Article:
Testing the developmental stress hypothesis in canaries: Consequences of nutritional stress on adult song phenotype and mate attractiveness

Behavioral Ecology and Sociobiology (Impact Factor: 2.35). 11/2010; 64(11):1767-1777. DOI: 10.1007/s00265-010-0989-x


The complex songs of songbirds are thought to have evolved through sexual selection. Sexually selected signals must be associated
with costs in order to ensure their honesty as indicator of male quality. Costs may relate to the development of the neural
substrate underlying song learning, which develops already very early in life. Song may, therefore, serve as an indicator
of the early developmental history. This nutritional stress hypothesis has initially been confirmed for a variety of species,
but recent studies using zebra finches as a model species reported somewhat inconsistent effects, and the functional consequences
of changes in adult song phenotype remain unclear. We tested the nutritional stress hypothesis in canaries by manipulating
either the brood size or the food quality postfledging. The brood size manipulation had a significant effect on early development,
and low food quality postfledging led to a transient reduction in body mass. However, we did not find evidence that any of
the song traits measured reflected the early developmental conditions, which is in conflict with the nutritional stress hypothesis.
Canaries may be less vulnerable to nutritional stress or are able to compensate stressful conditions during early development.
However, if males compensated, this compensation may have come at a survival cost. Female mate choice decisions were independent
of the developmental history of a male. Instead, females preferred males singing longer song bouts, a trait that may contain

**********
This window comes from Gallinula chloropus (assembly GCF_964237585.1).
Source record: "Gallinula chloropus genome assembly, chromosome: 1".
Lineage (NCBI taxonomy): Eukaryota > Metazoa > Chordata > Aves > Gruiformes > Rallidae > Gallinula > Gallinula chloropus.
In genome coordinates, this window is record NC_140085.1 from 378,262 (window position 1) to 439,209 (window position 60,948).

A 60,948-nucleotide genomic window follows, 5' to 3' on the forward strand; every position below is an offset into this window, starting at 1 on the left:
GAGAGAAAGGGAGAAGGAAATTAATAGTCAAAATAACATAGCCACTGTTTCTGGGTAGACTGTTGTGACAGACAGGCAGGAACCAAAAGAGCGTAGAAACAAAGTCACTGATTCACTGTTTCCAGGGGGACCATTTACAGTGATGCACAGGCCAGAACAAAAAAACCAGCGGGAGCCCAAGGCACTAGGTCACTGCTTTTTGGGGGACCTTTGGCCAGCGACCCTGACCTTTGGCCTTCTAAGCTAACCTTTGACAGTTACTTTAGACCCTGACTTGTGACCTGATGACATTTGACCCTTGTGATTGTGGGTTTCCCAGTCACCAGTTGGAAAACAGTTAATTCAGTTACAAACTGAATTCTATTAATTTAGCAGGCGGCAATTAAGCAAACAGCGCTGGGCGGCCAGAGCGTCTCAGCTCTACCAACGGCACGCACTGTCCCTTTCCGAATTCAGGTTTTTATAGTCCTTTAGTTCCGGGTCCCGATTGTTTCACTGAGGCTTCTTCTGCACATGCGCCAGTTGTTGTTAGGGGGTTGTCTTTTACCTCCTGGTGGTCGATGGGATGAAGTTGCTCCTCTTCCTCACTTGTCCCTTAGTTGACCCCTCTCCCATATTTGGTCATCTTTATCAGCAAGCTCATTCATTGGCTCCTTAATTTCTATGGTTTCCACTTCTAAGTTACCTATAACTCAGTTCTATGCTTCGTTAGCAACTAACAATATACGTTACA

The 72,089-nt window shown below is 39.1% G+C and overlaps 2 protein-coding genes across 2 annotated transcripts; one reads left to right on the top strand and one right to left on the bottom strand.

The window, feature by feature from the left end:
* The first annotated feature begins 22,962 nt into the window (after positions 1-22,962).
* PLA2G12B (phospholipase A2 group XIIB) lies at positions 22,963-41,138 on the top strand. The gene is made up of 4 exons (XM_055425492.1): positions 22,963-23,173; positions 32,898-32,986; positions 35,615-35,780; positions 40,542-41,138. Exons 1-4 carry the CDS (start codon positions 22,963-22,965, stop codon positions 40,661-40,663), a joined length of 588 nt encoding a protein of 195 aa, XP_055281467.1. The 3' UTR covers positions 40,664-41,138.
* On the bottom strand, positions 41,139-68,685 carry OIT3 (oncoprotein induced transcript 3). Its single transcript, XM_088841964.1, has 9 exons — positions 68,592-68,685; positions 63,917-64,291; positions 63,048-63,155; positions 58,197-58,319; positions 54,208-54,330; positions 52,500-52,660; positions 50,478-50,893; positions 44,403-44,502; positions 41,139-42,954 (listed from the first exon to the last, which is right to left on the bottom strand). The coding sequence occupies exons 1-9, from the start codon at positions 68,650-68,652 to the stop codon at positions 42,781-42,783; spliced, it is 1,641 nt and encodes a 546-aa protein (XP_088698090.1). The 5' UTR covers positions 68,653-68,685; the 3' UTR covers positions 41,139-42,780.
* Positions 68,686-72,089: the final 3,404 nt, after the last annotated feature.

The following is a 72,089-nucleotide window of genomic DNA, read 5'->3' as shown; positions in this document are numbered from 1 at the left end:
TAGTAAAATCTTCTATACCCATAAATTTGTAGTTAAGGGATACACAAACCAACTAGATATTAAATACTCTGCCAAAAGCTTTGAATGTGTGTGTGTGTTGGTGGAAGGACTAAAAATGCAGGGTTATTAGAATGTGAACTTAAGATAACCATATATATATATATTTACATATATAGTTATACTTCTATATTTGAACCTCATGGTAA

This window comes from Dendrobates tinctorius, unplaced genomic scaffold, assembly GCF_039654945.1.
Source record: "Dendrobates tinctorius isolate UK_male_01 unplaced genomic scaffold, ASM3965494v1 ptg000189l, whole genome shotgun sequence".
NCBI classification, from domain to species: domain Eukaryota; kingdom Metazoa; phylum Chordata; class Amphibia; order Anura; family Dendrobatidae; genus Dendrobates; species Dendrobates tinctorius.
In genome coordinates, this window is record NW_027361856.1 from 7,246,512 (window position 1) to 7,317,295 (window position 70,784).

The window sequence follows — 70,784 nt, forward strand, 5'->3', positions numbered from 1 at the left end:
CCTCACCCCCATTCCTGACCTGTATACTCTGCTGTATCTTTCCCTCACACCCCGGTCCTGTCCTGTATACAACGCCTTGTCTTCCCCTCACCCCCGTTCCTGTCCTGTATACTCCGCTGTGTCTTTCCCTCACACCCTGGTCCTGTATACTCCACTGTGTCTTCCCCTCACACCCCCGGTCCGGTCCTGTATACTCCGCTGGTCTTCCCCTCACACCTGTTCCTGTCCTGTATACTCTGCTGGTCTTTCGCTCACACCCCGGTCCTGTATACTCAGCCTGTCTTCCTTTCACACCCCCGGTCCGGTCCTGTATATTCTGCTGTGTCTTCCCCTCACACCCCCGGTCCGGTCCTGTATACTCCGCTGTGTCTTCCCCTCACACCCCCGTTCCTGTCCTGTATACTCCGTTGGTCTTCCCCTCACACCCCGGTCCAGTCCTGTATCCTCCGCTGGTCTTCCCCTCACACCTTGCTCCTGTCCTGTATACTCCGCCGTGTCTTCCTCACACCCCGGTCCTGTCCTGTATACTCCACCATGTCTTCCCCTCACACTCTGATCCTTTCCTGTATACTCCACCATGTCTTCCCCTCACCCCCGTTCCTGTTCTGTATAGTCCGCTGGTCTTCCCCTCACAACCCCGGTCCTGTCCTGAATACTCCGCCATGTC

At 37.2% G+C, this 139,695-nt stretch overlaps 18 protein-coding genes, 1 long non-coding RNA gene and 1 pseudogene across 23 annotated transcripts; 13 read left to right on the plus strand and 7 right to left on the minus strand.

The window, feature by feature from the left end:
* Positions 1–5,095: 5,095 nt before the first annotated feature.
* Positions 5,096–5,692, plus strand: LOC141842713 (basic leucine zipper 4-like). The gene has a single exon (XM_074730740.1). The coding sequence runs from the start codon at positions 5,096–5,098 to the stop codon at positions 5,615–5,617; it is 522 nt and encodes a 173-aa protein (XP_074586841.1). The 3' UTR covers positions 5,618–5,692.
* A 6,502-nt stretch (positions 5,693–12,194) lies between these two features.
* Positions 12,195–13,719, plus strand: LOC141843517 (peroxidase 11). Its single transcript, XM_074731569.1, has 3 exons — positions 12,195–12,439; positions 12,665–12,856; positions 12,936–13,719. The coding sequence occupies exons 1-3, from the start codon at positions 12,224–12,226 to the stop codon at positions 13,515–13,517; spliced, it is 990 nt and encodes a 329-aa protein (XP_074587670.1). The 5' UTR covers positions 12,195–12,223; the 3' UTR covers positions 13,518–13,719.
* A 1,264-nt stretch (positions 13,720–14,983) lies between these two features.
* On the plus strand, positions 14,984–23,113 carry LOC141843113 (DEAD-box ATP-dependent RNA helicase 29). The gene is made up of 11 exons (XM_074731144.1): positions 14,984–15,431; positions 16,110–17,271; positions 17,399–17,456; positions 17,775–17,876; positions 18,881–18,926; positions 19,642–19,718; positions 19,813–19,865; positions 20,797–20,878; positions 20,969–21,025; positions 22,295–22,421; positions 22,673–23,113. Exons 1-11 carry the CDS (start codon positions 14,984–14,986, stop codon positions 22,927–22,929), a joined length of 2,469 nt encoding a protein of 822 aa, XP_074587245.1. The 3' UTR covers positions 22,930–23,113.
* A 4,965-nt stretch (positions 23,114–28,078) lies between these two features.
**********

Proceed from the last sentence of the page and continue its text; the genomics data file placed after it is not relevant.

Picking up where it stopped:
a heritable component.

KeywordsDevelopmental stress-Sexual selection-Growth-Bird song

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    • "The majority of the remainder of effect sizes categorized as " vocalizations " were for effects of stress on dimensions of birdsong. There is reason to predict that birdsong is linked to dimensions of the stress response as the brain centers responsible for song develop early in life, during which time conditions also determine adult stress resistance (Buchanan et al. 2004; Pfaff et al. 2007; Muller et al. 2010). Both may stem from a common phenotype (Spencer and MacDougall-Shackleton 2011), rather than song responding to fluctuations in adult stress. "
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    ABSTRACT: The vertebrate stress response has been shown to suppress investment in reproductive and immune function and may also lead to a reduced investment in the production of secondary sexual traits. However, it has been difficult to model roles of stress in sexual selection due to the inconsistent results seen in empirical studies testing for the effect of stress on the expression of secondary sexual traits. We conducted a phylogenetically controlled meta-analysis of published associations between physiological correlates of stress and sexual signaling in vertebrates in order to identify any consistent patterns. Our analysis included signaling in both males and females, 4 stress measures, and 4 categories of sexually selected traits (vocalizations, traits that varied in size, traits that varied in coloration, and opposite-sex preference). Across 38 studies of 26 species, there was no significant relationship between physiological correlates of stress and the expression of sexual signals. Mean effect size, however, varied significantly across the 4 types of sexually selected trait. We propose development of a model that incorporates the nuanced effects of species ecology, trait type, ecological context, and the complex nature of the physiological stress response, on the expression of sexually selected traits.
    Full-text · Article · Nov 2015 · Behavioral Ecology
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    • "Males were weighed at the beginning of the recording and individually allocated to a cage (50×61×40 cm attenuated room along with a single female in the adjacent cage (50×61×40 cm 3 ) with visual and acoustic contact (see also Müller et al. 2010). Females were selected from the same population and were unrelated to the male they were allocated to. "